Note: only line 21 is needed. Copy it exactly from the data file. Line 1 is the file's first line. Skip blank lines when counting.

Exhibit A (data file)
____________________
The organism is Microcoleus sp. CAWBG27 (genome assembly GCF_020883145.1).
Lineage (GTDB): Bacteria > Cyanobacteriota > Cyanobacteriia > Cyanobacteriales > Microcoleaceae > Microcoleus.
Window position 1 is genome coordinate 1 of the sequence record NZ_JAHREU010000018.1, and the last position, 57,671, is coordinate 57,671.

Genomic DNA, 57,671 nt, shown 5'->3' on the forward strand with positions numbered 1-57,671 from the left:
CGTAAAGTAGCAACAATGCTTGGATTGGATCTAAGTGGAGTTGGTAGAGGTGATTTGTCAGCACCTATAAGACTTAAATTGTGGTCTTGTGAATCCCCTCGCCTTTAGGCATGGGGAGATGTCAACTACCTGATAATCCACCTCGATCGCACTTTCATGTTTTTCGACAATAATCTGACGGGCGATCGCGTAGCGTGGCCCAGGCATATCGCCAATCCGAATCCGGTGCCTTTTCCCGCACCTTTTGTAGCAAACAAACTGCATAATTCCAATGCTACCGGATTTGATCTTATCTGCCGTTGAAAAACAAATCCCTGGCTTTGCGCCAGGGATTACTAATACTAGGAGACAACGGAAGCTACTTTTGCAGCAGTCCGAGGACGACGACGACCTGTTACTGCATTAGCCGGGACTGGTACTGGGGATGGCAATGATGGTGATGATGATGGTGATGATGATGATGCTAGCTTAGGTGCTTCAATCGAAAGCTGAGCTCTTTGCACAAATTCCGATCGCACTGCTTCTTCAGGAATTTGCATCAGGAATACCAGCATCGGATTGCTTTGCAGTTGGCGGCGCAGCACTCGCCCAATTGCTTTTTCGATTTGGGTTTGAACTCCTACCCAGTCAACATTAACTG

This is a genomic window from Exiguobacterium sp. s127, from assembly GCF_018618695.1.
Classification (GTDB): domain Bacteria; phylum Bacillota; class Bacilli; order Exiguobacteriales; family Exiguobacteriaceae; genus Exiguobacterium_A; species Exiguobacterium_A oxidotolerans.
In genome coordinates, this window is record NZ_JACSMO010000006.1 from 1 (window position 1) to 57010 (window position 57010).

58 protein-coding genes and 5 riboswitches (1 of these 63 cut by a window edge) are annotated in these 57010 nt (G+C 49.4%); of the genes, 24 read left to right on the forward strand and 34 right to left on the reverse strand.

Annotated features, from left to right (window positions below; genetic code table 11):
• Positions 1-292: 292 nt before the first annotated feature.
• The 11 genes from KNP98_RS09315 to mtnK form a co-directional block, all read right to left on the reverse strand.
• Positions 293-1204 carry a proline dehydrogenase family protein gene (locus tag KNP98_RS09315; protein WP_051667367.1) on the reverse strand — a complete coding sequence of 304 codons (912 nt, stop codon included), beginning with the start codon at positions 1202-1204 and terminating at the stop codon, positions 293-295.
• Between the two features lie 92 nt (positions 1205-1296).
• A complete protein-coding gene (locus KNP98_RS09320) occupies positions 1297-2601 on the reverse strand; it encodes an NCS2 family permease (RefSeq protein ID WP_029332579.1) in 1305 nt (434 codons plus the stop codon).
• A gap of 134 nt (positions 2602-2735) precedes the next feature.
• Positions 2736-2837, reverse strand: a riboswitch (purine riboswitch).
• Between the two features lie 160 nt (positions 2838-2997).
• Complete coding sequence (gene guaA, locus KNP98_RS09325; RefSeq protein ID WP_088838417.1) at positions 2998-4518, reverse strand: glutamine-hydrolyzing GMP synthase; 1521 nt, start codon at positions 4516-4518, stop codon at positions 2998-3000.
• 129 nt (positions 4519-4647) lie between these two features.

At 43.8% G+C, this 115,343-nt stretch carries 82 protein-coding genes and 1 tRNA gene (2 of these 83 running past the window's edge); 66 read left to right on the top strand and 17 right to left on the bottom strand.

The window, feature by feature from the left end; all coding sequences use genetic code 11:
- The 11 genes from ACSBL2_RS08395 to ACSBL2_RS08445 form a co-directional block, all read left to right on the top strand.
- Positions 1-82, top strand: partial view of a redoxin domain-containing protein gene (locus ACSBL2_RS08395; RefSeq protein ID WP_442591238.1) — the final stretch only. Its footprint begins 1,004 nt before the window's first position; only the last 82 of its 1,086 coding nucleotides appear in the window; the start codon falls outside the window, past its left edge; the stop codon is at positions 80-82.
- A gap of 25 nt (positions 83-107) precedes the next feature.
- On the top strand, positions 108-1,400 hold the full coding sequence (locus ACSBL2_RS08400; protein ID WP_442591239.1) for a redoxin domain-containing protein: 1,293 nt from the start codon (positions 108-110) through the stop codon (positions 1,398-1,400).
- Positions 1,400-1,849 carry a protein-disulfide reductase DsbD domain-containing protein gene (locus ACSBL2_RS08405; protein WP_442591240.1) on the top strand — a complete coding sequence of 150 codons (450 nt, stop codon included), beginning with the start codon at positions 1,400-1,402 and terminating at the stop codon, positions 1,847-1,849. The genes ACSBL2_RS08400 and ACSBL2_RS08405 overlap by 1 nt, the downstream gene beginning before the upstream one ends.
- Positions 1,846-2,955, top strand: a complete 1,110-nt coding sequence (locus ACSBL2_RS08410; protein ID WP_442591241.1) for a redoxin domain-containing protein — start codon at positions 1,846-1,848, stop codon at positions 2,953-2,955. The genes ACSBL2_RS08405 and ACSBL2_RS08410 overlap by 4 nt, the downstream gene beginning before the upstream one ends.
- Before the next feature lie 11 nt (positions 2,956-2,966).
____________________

At 43.8% G+C, this 115,343-nt stretch carries 82 protein-coding genes and 1 tRNA gene (2 of these 83 running past the window's edge); 66 read left to right on the top strand and 17 right to left on the bottom strand.